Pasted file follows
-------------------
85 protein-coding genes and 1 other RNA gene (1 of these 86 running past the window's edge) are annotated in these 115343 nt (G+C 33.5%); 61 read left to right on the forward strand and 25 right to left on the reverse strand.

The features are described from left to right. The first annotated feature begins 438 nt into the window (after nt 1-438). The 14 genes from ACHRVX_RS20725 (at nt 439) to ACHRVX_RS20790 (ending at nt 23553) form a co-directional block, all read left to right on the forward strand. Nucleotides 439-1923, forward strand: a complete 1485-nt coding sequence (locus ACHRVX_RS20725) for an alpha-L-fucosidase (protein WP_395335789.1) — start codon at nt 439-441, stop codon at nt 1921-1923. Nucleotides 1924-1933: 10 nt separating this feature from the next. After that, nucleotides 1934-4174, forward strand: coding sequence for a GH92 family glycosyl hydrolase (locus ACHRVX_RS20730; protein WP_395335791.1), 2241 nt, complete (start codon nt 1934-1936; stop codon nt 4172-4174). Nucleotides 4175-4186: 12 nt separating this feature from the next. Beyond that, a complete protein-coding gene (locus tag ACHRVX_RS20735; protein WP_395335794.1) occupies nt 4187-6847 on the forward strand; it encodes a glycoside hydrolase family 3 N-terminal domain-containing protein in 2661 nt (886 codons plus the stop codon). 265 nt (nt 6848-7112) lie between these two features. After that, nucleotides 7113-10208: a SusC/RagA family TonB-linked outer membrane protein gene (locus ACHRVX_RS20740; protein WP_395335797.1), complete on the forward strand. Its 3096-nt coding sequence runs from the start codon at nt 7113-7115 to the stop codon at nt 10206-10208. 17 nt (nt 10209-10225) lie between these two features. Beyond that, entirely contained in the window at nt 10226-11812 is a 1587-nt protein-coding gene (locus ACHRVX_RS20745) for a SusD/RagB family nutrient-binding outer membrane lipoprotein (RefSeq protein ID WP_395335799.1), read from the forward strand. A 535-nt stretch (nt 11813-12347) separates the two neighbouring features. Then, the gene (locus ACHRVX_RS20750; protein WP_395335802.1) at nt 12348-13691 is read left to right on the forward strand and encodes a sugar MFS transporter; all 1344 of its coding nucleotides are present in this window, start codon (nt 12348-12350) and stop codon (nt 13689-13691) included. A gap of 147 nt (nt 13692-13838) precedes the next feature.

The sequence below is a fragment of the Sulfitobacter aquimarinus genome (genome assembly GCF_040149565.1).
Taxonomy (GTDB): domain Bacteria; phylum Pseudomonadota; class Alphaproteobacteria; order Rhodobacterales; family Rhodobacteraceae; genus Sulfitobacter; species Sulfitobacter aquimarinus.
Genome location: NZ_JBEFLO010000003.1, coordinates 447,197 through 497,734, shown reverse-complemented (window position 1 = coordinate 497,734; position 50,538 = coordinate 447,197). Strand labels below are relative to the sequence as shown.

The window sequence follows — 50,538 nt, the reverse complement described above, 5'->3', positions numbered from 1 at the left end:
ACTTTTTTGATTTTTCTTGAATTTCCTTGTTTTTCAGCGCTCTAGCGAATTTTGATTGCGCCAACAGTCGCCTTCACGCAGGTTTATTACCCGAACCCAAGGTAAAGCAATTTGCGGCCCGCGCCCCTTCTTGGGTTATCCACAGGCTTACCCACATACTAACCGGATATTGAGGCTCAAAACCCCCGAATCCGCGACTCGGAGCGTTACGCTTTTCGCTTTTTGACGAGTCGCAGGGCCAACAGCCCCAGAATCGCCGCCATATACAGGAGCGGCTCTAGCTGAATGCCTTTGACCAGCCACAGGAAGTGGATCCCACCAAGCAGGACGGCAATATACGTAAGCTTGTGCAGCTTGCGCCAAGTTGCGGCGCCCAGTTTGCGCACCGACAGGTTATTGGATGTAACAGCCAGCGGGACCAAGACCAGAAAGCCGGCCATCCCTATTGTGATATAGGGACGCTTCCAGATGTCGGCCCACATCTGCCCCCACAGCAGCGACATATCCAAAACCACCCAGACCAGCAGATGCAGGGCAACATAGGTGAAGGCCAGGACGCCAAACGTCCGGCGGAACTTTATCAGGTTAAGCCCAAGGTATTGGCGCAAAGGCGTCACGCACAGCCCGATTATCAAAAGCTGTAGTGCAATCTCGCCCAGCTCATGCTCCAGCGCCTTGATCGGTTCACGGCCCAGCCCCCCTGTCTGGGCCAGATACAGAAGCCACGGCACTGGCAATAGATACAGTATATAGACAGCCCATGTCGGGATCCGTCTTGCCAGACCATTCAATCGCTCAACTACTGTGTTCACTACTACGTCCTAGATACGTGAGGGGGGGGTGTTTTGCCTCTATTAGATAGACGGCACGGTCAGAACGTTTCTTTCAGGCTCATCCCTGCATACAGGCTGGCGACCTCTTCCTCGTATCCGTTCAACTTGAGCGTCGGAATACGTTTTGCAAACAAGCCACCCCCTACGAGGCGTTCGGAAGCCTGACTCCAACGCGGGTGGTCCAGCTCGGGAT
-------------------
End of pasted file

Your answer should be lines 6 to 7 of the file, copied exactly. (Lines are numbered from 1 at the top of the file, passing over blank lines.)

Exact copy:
The window sequence follows — 50,538 nt, the reverse complement described above, 5'->3', positions numbered from 1 at the left end:
ACTTTTTTGATTTTTCTTGAATTTCCTTGTTTTTCAGCGCTCTAGCGAATTTTGATTGCGCCAACAGTCGCCTTCACGCAGGTTTATTACCCGAACCCAAGGTAAAGCAATTTGCGGCCCGCGCCCCTTCTTGGGTTATCCACAGGCTTACCCACATACTAACCGGATATTGAGGCTCAAAACCCCCGAATCCGCGACTCGGAGCGTTACGCTTTTCGCTTTTTGACGAGTCGCAGGGCCAACAGCCCCAGAATCGCCGCCATATACAGGAGCGGCTCTAGCTGAATGCCTTTGACCAGCCACAGGAAGTGGATCCCACCAAGCAGGACGGCAATATACGTAAGCTTGTGCAGCTTGCGCCAAGTTGCGGCGCCCAGTTTGCGCACCGACAGGTTATTGGATGTAACAGCCAGCGGGACCAAGACCAGAAAGCCGGCCATCCCTATTGTGATATAGGGACGCTTCCAGATGTCGGCCCACATCTGCCCCCACAGCAGCGACATATCCAAAACCACCCAGACCAGCAGATGCAGGGCAACATAGGTGAAGGCCAGGACGCCAAACGTCCGGCGGAACTTTATCAGGTTAAGCCCAAGGTATTGGCGCAAAGGCGTCACGCACAGCCCGATTATCAAAAGCTGTAGTGCAATCTCGCCCAGCTCATGCTCCAGCGCCTTGATCGGTTCACGGCCCAGCCCCCCTGTCTGGGCCAGATACAGAAGCCACGGCACTGGCAATAGATACAGTATATAGACAGCCCATGTCGGGATCCGTCTTGCCAGACCATTCAATCGCTCAACTACTGTGTTCACTACTACGTCCTAGATACGTGAGGGGGGGGTGTTTTGCCTCTATTAGATAGACGGCACGGTCAGAACGTTTCTTTCAGGCTCATCCCTGCATACAGGCTGGCGACCTCTTCCTCGTATCCGTTCAACTTGAGCGTCGGAATACGTTTTGCAAACAAGCCACCCCCTACGAGGCGTTCGGAAGCCTGACTCCAACGCGGGTGGTCCAGCTCGGGAT